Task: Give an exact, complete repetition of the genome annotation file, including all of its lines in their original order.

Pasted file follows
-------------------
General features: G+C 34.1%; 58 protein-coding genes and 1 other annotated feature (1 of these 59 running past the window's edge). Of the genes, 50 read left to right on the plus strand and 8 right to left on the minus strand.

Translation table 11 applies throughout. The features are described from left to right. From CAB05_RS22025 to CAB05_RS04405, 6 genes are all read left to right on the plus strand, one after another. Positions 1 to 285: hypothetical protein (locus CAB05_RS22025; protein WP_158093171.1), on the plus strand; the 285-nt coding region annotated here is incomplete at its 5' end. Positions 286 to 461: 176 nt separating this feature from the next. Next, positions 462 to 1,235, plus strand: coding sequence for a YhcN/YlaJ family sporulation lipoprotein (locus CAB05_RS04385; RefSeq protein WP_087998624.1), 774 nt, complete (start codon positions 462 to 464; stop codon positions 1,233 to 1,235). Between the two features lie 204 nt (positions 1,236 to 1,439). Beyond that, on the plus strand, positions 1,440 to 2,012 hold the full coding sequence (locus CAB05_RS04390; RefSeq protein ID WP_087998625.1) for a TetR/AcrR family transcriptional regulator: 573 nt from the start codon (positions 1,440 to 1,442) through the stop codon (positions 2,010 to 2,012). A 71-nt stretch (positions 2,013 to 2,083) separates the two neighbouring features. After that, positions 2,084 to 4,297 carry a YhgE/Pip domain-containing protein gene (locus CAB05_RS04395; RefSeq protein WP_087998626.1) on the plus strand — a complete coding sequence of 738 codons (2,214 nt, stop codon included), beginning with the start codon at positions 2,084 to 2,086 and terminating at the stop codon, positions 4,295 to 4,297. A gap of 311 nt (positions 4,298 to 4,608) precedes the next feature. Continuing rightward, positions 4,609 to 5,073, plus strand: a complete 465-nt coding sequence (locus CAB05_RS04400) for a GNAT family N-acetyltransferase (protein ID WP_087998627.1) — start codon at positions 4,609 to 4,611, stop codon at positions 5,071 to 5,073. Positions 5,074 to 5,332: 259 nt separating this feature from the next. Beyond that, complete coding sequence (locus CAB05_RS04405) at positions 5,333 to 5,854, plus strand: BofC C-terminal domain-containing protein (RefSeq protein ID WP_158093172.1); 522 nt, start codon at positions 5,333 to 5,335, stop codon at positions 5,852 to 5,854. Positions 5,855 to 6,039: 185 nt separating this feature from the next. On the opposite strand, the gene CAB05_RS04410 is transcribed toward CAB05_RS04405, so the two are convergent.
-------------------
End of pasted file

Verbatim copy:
General features: G+C 34.1%; 58 protein-coding genes and 1 other annotated feature (1 of these 59 running past the window's edge). Of the genes, 50 read left to right on the plus strand and 8 right to left on the minus strand.

Translation table 11 applies throughout. The features are described from left to right. From CAB05_RS22025 to CAB05_RS04405, 6 genes are all read left to right on the plus strand, one after another. Positions 1 to 285: hypothetical protein (locus CAB05_RS22025; protein WP_158093171.1), on the plus strand; the 285-nt coding region annotated here is incomplete at its 5' end. Positions 286 to 461: 176 nt separating this feature from the next. Next, positions 462 to 1,235, plus strand: coding sequence for a YhcN/YlaJ family sporulation lipoprotein (locus CAB05_RS04385; RefSeq protein WP_087998624.1), 774 nt, complete (start codon positions 462 to 464; stop codon positions 1,233 to 1,235). Between the two features lie 204 nt (positions 1,236 to 1,439). Beyond that, on the plus strand, positions 1,440 to 2,012 hold the full coding sequence (locus CAB05_RS04390; RefSeq protein ID WP_087998625.1) for a TetR/AcrR family transcriptional regulator: 573 nt from the start codon (positions 1,440 to 1,442) through the stop codon (positions 2,010 to 2,012). A 71-nt stretch (positions 2,013 to 2,083) separates the two neighbouring features. After that, positions 2,084 to 4,297 carry a YhgE/Pip domain-containing protein gene (locus CAB05_RS04395; RefSeq protein WP_087998626.1) on the plus strand — a complete coding sequence of 738 codons (2,214 nt, stop codon included), beginning with the start codon at positions 2,084 to 2,086 and terminating at the stop codon, positions 4,295 to 4,297. A gap of 311 nt (positions 4,298 to 4,608) precedes the next feature. Continuing rightward, positions 4,609 to 5,073, plus strand: a complete 465-nt coding sequence (locus CAB05_RS04400) for a GNAT family N-acetyltransferase (protein ID WP_087998627.1) — start codon at positions 4,609 to 4,611, stop codon at positions 5,071 to 5,073. Positions 5,074 to 5,332: 259 nt separating this feature from the next. Beyond that, complete coding sequence (locus CAB05_RS04405) at positions 5,333 to 5,854, plus strand: BofC C-terminal domain-containing protein (RefSeq protein ID WP_158093172.1); 522 nt, start codon at positions 5,333 to 5,335, stop codon at positions 5,852 to 5,854. Positions 5,855 to 6,039: 185 nt separating this feature from the next. On the opposite strand, the gene CAB05_RS04410 is transcribed toward CAB05_RS04405, so the two are convergent.